Low Water Flow Causes Freight Problems On The Mississippi River
The Army Corps of Engineers began shutting down flow from a South Dakota reservoir which feeds into Mississippi River, just north of St. Louis.
The overall lack of water is expected to cause big problems moving freight on the river.
The Army Corps is holding back water at the Gavins Point Dam in Yankton, S.D., to conserve for the next Missouri River shipping season. But the Mississippi River needs that water right now to keep the shipping channel at St. Louis least nine-feet deep.
Major General John Peabody of the U.S. Army Corps of Engineers says the Corps can’t act to benefit one party, at the expense of others.
“The truth is, without the dam you would probably have, basically a trickle at this time of year anyway, because we would have not storage capability. So actually you’re getting more than you would have if not for the projects of the Corps of Engineers,” says Peabody.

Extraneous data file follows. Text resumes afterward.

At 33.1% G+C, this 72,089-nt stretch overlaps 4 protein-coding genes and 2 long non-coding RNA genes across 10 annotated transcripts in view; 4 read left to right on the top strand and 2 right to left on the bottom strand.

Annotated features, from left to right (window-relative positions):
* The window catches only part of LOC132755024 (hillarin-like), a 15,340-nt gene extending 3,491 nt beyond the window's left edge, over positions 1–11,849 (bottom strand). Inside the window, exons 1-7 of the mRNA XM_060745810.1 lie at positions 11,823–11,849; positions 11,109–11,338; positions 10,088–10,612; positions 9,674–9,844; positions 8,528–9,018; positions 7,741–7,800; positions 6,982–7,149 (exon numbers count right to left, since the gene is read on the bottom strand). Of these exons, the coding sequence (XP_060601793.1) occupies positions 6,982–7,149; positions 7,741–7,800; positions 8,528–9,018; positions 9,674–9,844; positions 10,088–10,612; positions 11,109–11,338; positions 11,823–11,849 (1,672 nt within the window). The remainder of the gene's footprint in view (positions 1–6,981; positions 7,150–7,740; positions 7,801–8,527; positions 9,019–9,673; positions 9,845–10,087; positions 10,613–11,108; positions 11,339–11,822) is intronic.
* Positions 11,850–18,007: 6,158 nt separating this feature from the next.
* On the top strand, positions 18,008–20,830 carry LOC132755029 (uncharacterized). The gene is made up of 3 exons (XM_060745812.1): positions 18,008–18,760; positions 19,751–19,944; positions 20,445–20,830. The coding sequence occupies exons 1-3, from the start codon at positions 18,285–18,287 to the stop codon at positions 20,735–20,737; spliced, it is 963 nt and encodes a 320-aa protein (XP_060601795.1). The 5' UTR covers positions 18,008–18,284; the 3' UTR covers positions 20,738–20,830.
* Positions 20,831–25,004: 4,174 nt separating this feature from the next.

Major shippers on the Mississippi River fear a halt to barge traffic as the U.S. Army Corps of Engineers begins reducing the flow.
Craig Philip is the CEO of Ingram Barge Company based in Nashville, Tennessee.
“Water-borne commerce on this key stretch of the mid-Mississippi, between St. Louis and Cairo, Illinois will be severely affected in early December as a result of the current low water levels and plans to reduce the flows of water from dams on the upper Missouri [River],” Philip said.
The Army Corps has been dredging the Mississippi almost nonstop for months to maintain a navigable channel throughout this year’s record drought.
Despite their efforts scores barges still ran aground, halting and delaying traffic on a system which moves $180 billion in freight each year.
Compounding the issue of scarce water is the fact North Dakota’s leaders are eager to tap millions of gallons from those same reservoirs for use in the state’s oil fracking boom.